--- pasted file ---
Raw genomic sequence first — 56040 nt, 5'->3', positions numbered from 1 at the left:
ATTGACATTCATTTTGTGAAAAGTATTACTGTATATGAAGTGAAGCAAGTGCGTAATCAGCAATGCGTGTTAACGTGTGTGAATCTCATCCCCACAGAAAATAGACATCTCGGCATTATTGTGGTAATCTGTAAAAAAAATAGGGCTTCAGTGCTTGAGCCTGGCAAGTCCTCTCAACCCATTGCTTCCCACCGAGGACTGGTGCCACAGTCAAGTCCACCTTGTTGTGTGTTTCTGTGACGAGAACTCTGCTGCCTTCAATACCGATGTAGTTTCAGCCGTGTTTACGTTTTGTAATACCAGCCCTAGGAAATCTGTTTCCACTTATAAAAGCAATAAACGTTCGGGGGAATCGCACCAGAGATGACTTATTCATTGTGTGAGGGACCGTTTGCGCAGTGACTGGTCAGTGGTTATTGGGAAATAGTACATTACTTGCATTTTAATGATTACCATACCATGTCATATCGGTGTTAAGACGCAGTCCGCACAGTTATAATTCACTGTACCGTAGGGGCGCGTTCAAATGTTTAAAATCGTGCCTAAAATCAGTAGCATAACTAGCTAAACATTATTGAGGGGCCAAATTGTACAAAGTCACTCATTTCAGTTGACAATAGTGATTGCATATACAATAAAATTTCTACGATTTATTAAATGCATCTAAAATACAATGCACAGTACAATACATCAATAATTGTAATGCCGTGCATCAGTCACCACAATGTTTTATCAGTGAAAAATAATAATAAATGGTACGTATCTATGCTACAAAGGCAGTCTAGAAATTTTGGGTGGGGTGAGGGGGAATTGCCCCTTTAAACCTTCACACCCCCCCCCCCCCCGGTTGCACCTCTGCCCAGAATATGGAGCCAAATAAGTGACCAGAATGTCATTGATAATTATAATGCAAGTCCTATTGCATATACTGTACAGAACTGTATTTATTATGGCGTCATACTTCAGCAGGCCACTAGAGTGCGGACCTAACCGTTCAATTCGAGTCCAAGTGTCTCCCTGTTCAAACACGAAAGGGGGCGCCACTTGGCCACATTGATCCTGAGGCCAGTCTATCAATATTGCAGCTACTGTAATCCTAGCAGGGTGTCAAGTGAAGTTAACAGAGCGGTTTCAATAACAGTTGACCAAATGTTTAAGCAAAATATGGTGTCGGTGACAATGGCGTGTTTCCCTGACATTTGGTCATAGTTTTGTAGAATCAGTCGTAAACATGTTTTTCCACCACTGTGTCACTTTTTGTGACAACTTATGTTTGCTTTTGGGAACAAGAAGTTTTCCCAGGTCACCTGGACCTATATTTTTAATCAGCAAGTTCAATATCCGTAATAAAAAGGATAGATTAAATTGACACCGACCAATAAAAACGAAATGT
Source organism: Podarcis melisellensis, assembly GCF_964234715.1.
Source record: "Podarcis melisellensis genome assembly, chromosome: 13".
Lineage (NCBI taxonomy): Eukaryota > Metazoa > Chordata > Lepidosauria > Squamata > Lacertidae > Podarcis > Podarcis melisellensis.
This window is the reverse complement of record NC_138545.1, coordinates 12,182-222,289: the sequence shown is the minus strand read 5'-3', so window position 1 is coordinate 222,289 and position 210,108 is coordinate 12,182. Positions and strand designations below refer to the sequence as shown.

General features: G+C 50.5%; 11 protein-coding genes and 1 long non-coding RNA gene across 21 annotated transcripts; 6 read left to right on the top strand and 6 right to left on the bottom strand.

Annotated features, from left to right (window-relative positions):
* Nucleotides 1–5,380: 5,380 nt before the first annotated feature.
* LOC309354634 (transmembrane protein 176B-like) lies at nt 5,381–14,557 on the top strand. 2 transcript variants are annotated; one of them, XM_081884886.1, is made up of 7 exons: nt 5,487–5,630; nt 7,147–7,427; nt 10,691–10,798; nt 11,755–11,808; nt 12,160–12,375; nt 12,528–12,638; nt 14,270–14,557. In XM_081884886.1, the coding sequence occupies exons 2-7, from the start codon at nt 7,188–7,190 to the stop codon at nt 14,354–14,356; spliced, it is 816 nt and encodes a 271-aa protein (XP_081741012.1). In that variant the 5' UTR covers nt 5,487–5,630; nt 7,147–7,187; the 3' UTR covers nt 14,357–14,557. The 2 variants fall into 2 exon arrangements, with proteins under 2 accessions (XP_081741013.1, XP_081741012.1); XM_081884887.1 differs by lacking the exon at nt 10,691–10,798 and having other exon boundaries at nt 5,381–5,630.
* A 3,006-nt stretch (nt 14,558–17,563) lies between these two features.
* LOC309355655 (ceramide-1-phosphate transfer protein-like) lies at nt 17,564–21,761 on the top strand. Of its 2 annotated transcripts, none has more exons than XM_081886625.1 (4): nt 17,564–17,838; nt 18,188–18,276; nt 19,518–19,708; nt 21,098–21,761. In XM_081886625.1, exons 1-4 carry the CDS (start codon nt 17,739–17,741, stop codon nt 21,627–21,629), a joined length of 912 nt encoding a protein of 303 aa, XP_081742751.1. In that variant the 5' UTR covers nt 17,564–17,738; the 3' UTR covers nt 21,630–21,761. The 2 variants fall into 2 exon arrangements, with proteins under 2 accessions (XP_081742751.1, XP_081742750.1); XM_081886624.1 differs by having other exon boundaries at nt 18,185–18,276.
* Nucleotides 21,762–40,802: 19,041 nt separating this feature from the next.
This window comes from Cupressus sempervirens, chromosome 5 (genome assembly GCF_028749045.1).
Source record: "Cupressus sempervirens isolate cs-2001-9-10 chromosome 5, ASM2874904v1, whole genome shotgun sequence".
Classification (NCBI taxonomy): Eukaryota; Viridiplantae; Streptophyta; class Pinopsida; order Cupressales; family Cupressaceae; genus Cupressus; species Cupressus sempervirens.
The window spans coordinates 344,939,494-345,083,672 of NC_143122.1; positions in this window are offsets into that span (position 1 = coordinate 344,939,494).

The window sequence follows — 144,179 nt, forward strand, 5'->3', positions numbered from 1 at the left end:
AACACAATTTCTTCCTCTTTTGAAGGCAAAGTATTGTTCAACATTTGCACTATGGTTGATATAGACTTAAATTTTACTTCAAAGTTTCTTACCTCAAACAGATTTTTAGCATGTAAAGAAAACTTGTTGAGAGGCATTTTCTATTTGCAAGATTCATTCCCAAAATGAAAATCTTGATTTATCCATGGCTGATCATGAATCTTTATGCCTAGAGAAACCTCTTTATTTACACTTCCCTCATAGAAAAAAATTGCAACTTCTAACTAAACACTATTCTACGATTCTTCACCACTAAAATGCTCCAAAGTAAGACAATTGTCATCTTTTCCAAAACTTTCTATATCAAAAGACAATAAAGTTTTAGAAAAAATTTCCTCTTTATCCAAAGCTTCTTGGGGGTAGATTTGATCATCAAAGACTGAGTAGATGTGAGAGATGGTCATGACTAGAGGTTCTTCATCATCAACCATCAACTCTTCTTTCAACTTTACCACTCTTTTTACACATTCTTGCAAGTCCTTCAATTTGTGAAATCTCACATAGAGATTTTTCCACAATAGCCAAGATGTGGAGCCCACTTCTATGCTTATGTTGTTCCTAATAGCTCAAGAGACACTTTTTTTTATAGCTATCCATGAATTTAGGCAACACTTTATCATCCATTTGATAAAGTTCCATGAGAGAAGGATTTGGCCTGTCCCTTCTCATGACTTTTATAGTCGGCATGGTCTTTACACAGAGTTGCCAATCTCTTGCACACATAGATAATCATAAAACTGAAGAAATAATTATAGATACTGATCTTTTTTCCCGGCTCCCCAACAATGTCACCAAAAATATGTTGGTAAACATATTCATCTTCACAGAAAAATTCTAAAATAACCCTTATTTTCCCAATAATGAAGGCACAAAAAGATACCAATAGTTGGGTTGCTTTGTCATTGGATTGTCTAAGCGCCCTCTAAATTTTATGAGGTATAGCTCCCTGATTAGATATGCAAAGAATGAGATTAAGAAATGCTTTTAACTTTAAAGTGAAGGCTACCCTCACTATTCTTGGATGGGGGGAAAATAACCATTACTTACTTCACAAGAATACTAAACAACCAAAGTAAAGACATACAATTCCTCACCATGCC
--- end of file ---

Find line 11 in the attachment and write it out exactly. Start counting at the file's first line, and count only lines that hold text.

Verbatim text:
* A 3,006-nt stretch (nt 14,558–17,563) lies between these two features.